He is also established, in our minds if not in Society’s hearts, as innocent of the crime that led to his banishment—which we must surely have suspected from the outset. It was not Jack who had darkened his family’s honor by cheating at cards (ye gods!), and thereby precipitating his exile into outlawry. The finger is, instead, subtly pointed at Carstares, Jr., who is now, of course, married to the woman Jack had loved and living the lie in probably guilty, but apparently comfortable, seclusion.
Politics comes back into play when Jack’s potential involvement in the Jacobite uprisings, then still a recent memory, is put forth, only to be scorned by our Hero. He declares himself a “good Whig” who is loyal to the current King, and so our estimation of his character is certainly intended to increase.
After some entreaties to his Lord that he abandon his lawless way of life, an excellent repast and a good night’s sleep, Warburton boards the Mail Coach and is sent back to Wyncham vaguely comforted, but not fully satisfied. And Jack, determinedly foolhardy and apparently not one to dwell, orders his horse brought around by his faithful man, Jim, and elects to clad himself in an outfit of apricot and cream. (Men’s fashions of the 18th-Century are truly to be wondered at.) Assured that his cloak, wig and pistols are laid out for him, and promising that he will take a care on the road—as some mysterious “they” are on “the lookout”—our Hero departs our scene, determining to be in Lewes by supper time. After, of course, Crime.
I still remember the first time I read The Black Moth. It was not my first Heyer, by any means (that honor going to A Convenient Marriage; and, yes, I’m aware it’s a wonder I continued with her at all), but it was my first non-Regency Heyer, and as such was something of a revelation. I had not at this stage—in my defense, I was twelve—read Baroness Orczy, Walter Scott or Mrs. Radcliffe, so its plot was startling and fresh to me, its language perplexing and beautiful, its historical setting a complete mystery and its characters immediately fascinating.
A Heyer sentence can say more than a paragraph—nay, a chapter!—poured from the pen of a lesser writer.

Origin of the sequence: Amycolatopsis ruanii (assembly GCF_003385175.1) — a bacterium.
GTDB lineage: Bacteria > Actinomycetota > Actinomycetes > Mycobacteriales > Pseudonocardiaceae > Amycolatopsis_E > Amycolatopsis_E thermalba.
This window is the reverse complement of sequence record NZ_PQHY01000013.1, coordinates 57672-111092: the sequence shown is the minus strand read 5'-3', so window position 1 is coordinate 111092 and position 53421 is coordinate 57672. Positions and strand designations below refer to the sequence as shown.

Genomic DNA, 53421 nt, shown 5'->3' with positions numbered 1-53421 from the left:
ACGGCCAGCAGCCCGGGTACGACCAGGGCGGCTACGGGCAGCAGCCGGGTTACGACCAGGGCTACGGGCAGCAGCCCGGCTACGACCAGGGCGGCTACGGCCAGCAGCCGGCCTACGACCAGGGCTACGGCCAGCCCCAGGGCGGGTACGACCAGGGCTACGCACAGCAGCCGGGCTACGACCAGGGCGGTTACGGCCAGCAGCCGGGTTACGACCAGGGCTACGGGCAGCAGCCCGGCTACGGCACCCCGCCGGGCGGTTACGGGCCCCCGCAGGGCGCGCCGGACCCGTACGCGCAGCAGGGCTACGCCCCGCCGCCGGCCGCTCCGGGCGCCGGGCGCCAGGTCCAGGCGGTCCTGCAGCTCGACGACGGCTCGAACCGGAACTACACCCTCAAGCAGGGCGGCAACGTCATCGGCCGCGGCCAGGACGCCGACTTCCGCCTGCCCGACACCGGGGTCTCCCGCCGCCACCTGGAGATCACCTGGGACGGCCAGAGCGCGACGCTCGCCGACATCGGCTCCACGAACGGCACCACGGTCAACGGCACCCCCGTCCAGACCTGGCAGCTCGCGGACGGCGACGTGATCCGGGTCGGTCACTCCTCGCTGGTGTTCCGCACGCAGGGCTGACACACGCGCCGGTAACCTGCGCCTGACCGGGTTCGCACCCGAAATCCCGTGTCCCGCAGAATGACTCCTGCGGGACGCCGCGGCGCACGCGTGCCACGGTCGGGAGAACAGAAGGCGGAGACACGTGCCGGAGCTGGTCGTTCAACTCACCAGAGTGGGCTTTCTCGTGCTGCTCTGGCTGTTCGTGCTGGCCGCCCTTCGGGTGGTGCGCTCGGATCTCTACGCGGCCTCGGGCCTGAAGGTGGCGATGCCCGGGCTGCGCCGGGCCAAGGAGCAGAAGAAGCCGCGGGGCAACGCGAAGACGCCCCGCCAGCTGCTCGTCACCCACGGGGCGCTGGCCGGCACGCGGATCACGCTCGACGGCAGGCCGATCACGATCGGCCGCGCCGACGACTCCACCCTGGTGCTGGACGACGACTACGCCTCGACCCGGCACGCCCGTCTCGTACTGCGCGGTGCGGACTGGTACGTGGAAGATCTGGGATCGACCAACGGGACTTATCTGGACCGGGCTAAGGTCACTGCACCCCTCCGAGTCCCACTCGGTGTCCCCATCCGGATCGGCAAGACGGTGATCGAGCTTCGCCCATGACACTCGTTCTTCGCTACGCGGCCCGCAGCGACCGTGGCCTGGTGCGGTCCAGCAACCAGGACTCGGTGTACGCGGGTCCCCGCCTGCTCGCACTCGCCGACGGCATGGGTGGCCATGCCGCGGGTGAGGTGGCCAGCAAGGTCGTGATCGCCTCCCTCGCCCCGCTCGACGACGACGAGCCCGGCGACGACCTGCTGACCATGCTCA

“The thin lips curled a little, sneering, as one dead-white hand travelled to and fro across the paper.”
This tells us who Hugh Tracy Clare Belmanoir, Duke of Andover, is beyond any measure of doubt.
“My lord was the gayest and most charming of companions, but talk ‘business’ he would not.”
That tells us all we need to know about Jack Carstares and his state of mind as our tale begins.
Even lesser characters, like the innkeeper Chadber, are given to us almost whole in the space of very few words:
“If he confined his patriotism to drinking success to Prince Charlie’s campaign, who shall blame him?”
This trait would go on to be a Heyer signature as her career progressed, but it is here, in this first display of genius, that we see it in its infancy, and can only wonder at how little maturing this magic required.
That Jack could never have cheated at cards, we know even before we meet him. That his brother Richard is suffering pangs of remorse over his part in the affair, we know too. We’re even clued in as to why Jack took the blame for this event: for love of his brother and the apparently fickle Lady Lavinia. And we get a window into the society of the day: a country divided and ruled by an upper class so steeped in the traditions of honor that the act of cheating in a card game, for Pete’s sake, leads one to become a highwayman. A career, by the way, commensurate to that of a carjacker but one so romanticized here that we see it as both a valid career choice and kind of sexy, as opposed to, you know, creepy and criminal.
But what will Jack’s wicked ways beget him this night? Does he make it to Lewes? And just where the hell is Lewes? Find out next time, in Chapter II!
Rachel Hyland is the Editor in Chief of Geek Speak Magazine.